Lives of the fellows

Oswald Morton

b.5 February 1928 d.12 August 2009
MB BS Lond(1954) MRCS LRCP(1954) MRCGP(1963) Dip Pharm Med(1976) FFPM(1989) FRCP(2008)

Oswald ‘Ossie’ Morton made an outstanding contribution to pharmaceutical medicine as an independent consultant advising drug companies. He studied medicine at Guy’s Hospital in the early 1950s, later becoming a dermatology house physician. During his years in general practice he maintained broader interests, holding a clinical assistantship in dermatology at Southend General Hospital, as well as undertaking migraine research. It was his dissatisfaction with the monotony of routine general practice that led him in the 1960s to take a new direction, which would shape the remainder of his career: he entered the commercial world of the pharmaceutical industry, joining British Drug Houses as a medical adviser in 1963.

After a stint as medical director at Bristol Laboratories, he returned to British Drug Houses (later acquired by Glaxo), as world medical director and joint research director. There he invented inhaled corticosteroids using metered-dose inhalers, a product that made a significant contribution to the treatment of obstructive airways diseases. He was headhunted into the post of research director at Lloyds Pharmaceuticals in 1968, where he developed, among other products, timodine cream for the treatment of intertrigo. Reckitt and Colman Pharmaceuticals recruited him for what would be his final in-house position, before he embarked on a new journey in 1975 as a self-employed consultant pharmaceutical physician. His ensuing career as a consultant engaged him in advising several drug companies on product development, clinical trials, regulatory affairs, advertising and promotion, as well as carrying out staff training, liaising with practising clinicians and lecturing to doctors and pharmacists.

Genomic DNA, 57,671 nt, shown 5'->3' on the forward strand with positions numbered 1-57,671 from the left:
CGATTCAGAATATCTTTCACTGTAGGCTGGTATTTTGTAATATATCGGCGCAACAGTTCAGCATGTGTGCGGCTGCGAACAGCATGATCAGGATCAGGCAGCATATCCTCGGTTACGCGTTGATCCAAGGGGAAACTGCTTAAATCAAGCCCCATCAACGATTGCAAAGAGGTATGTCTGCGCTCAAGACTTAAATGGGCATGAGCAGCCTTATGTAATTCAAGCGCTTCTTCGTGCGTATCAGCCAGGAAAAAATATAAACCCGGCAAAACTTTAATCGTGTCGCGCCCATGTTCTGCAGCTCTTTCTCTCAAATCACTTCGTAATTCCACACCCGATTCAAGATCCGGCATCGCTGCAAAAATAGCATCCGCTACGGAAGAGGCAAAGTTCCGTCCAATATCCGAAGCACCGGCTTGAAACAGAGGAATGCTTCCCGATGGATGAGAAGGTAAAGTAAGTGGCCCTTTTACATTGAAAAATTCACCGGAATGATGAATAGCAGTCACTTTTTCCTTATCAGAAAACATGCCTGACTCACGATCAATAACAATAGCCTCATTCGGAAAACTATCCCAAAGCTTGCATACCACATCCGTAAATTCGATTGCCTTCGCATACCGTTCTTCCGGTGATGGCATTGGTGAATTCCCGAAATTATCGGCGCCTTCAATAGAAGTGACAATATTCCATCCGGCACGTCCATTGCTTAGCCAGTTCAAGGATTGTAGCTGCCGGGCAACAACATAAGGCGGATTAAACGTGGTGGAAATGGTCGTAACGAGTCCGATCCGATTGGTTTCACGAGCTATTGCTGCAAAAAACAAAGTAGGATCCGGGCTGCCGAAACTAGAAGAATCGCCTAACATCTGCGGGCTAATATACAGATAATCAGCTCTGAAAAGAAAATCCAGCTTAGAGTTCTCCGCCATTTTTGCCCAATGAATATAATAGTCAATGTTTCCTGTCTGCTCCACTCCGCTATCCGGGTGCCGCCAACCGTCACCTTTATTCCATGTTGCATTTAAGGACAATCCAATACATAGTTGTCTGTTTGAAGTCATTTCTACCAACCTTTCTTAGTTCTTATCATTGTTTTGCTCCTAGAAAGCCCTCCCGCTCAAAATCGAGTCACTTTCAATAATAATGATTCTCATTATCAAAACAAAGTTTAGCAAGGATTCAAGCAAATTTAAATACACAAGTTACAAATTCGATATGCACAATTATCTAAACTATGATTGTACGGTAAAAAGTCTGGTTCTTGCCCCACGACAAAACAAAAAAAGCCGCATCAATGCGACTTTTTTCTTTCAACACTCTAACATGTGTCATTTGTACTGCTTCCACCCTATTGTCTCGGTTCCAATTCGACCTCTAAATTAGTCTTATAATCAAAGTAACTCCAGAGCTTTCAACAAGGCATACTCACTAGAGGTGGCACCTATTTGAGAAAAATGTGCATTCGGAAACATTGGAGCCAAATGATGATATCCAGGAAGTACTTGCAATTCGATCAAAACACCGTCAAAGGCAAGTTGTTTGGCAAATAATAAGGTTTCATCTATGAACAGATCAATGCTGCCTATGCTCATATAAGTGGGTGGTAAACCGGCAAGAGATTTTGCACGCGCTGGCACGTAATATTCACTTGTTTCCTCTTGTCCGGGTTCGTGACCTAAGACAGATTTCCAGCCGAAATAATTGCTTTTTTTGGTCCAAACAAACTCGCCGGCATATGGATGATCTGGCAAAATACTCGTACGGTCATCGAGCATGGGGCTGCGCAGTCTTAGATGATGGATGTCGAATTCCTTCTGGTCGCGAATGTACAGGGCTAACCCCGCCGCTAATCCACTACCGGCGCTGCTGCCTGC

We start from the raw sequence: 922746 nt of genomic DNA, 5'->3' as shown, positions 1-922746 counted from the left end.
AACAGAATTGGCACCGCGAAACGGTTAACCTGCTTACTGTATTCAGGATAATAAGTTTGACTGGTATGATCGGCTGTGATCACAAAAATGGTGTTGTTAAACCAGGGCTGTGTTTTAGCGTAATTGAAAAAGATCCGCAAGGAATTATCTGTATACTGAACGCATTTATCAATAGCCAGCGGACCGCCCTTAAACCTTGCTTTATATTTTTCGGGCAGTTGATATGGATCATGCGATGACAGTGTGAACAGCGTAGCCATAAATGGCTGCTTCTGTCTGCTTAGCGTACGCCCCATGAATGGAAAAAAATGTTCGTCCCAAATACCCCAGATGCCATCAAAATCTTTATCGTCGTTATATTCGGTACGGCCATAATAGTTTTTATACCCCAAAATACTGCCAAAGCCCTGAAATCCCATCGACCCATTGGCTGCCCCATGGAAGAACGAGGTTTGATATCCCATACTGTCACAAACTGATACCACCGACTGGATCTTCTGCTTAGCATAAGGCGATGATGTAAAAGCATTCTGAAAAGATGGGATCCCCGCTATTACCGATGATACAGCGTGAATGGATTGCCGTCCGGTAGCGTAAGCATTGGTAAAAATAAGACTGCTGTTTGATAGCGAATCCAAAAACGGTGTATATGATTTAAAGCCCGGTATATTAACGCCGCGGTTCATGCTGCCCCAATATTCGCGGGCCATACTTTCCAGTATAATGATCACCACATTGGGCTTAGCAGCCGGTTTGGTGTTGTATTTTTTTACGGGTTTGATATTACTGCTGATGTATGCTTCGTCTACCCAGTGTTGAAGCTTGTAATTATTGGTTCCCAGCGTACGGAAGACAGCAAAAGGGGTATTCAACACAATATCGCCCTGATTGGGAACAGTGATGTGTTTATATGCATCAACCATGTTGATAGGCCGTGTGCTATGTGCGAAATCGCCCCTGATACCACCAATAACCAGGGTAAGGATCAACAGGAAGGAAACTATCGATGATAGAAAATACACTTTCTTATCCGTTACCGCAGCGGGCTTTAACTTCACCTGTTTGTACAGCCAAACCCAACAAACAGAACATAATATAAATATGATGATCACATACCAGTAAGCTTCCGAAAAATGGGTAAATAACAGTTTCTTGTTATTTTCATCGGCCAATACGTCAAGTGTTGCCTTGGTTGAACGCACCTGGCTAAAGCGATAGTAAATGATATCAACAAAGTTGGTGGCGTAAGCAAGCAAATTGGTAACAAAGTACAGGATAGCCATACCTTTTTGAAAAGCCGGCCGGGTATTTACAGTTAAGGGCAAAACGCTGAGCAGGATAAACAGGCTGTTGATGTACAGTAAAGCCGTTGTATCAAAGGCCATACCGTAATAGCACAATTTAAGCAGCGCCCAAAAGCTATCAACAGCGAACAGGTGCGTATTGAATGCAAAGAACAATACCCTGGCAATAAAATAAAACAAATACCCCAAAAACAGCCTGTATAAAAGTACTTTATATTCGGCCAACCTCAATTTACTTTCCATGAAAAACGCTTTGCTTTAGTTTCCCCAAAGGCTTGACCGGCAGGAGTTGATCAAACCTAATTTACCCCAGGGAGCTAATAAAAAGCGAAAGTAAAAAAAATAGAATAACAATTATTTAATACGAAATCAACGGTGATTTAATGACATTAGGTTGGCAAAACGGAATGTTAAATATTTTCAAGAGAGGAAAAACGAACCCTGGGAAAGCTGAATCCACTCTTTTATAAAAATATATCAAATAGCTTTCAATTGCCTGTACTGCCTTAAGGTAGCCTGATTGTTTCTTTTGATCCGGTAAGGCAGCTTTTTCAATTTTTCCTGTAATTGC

Although the subject-matter of his work ranged widely, Ossie’s longstanding interest in dermatology made him a natural choice as a consultant on sunscreen formulation and marketing, a product area with popular appeal that saw him frequently interviewed on radio and in the press. His talent for straightforward explanation of complex topics, which had no doubt been honed as a clinician, served him well on these occasions. Quoted by The Independent in May 2004 as ‘Tesco’s clinical dermatologist’, he explained memorably the difference between UVB and UVA rays: “broadly speaking, B is for burning and A is for ageing”. And he must be one of few pharmaceutical physicians to have a name-check in a celebrity memoir. In her 1994 book of beauty and lifestyle tips, My secrets (London, Boxtree), Joan Collins shares a secret that she learned from “Dr Oswald Morton, a doctor at Windsor Health Care”. Ossie, who had met her during a media interview, had explained that almost all visible skin ageing results from sun exposure, which is why “the unexposed skin on the buttocks of a seventy-year-old is not that much different from that of a twenty-year-old”.

Reaching retirement age had no impact on Ossie’s work schedule, and he had no interest in golf. But in his 60s he took up clay pigeon shooting and discovered that he was a natural. He shot at Bisley, where he captained the veterans’ team and made new friends from all walks of life, accumulating an array of trophies and competing for England in 1994. His shooting partner was well-chosen – Jim Nevill, former commander of Scotland Yard’s anti-terrorist squad. They established the Morton/Nevill trophy, for which the Bisley veterans now compete.

In what remained of his spare time he was a gadget fan, keen to keep up with computer technology and always fascinated by the ways in which science enhanced everyday life. His mother had been a talented pianist and Ossie particularly enjoyed opera, a subject on which he was knowledgeable. Most of all, he relished family life and was devoted to his wife Shirley, as well as being a loving father and grandfather.